In this paper, we investigate the background and history that ethnologists bring to bear on interdisciplinary
innovation projects. We argue that although ethnology is well-equipped to contribute to innovation projects, our discipline also builds upon a series of conceptual configurations, and that these classic ethnological concepts and “taken for granted” understandings sit oddly with contemporary ideas about innovation as expressed in recent Danish innovation policy. These reflections were prompted by our participation in a joint innovation project funded by a Danish programme for user-driven innovation. By revisiting the discipline of ethnology as it has been conducted in southern Scandinavia, we identify three key points that explain our concerns regarding the way in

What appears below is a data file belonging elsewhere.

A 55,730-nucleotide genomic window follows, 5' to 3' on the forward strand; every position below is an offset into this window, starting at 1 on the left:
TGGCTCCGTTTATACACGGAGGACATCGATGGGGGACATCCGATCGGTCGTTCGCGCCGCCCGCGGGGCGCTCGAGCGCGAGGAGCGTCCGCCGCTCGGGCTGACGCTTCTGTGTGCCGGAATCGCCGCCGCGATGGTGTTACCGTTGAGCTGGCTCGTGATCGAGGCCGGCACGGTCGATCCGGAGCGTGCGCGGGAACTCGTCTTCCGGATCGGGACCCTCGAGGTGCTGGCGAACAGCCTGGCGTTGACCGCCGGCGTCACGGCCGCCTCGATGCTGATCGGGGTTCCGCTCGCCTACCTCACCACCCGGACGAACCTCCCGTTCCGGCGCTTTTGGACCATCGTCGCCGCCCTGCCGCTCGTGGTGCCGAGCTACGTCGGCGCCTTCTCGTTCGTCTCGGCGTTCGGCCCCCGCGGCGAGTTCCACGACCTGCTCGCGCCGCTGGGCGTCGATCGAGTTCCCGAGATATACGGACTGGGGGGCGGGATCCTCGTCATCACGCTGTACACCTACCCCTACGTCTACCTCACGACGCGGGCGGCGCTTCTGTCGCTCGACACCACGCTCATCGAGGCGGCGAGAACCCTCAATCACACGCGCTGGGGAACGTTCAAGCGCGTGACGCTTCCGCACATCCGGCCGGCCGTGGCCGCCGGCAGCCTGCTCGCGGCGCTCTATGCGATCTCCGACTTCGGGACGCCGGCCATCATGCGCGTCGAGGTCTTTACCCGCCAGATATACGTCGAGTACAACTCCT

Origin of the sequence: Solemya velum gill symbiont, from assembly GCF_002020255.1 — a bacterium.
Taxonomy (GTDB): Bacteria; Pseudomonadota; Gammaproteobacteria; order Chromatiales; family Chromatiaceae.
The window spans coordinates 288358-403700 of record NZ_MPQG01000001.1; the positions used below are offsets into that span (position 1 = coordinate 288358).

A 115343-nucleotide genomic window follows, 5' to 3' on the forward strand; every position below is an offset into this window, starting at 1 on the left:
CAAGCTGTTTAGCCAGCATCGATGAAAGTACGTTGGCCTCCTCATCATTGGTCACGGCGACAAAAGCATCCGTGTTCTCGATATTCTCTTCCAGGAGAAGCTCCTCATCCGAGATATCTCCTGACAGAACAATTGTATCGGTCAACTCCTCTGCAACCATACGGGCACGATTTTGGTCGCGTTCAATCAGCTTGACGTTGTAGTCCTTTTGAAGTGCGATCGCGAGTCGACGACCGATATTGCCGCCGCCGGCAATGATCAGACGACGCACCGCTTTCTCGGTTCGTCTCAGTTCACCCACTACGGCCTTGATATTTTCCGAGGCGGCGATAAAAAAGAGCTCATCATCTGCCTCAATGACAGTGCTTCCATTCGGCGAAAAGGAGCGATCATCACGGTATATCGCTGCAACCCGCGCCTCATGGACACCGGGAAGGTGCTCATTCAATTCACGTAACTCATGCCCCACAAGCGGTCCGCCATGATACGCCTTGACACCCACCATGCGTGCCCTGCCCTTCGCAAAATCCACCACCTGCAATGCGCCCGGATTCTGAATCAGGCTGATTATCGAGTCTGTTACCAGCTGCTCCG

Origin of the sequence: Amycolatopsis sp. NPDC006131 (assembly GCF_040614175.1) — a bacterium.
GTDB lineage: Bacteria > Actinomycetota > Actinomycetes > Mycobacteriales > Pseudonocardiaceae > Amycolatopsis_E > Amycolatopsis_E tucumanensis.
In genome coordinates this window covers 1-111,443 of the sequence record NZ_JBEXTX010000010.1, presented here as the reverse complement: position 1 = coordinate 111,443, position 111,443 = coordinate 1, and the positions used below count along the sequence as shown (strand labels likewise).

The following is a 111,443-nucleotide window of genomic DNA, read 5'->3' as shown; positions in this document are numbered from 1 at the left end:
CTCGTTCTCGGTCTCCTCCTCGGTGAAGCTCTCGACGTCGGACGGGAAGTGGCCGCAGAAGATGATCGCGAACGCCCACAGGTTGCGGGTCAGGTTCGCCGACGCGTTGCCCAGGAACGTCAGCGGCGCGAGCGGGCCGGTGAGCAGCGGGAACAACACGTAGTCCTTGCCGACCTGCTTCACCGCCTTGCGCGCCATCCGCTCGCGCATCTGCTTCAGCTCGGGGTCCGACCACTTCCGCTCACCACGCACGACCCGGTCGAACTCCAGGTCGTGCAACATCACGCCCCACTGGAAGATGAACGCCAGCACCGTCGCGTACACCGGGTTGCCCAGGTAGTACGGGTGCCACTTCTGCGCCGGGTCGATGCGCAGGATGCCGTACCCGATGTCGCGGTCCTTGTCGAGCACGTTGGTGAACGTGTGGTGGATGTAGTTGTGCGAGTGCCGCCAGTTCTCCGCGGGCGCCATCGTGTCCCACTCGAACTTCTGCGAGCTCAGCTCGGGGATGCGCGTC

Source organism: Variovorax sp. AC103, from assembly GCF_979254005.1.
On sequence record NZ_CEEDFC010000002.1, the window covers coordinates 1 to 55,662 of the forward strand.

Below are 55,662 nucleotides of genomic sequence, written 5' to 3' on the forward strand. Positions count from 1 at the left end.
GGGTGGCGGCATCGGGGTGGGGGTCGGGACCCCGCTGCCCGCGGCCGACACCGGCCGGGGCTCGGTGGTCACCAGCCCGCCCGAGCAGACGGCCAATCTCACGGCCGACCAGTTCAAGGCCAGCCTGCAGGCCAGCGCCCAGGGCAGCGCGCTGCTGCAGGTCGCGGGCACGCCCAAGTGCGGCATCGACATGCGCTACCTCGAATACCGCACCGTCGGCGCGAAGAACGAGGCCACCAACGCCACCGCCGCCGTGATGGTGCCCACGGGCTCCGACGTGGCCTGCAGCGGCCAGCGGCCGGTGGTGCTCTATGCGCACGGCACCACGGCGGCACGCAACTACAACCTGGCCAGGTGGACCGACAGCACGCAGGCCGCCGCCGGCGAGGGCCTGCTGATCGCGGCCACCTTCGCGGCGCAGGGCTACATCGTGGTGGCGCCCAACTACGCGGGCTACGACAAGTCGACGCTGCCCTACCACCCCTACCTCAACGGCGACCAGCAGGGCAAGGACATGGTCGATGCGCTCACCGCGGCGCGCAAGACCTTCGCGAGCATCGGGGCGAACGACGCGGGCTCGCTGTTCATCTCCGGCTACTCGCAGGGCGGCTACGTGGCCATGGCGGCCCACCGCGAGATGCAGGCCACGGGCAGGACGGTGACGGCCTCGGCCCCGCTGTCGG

which everyday life was analysed and configured in the innovation project.
resistance, tinkering, everyday life practices, user-driven innovation
How to Cite
Jespersen, A. P. & Damsholt, T., (2014) “INNOVATION, RESISTANCE OR TINKERING”, Ethnologia Europaea 44(2), p.17-30. doi: https://doi.org/10.16995/ee.1124
- This article was previously published by Museum Tusculanum Press.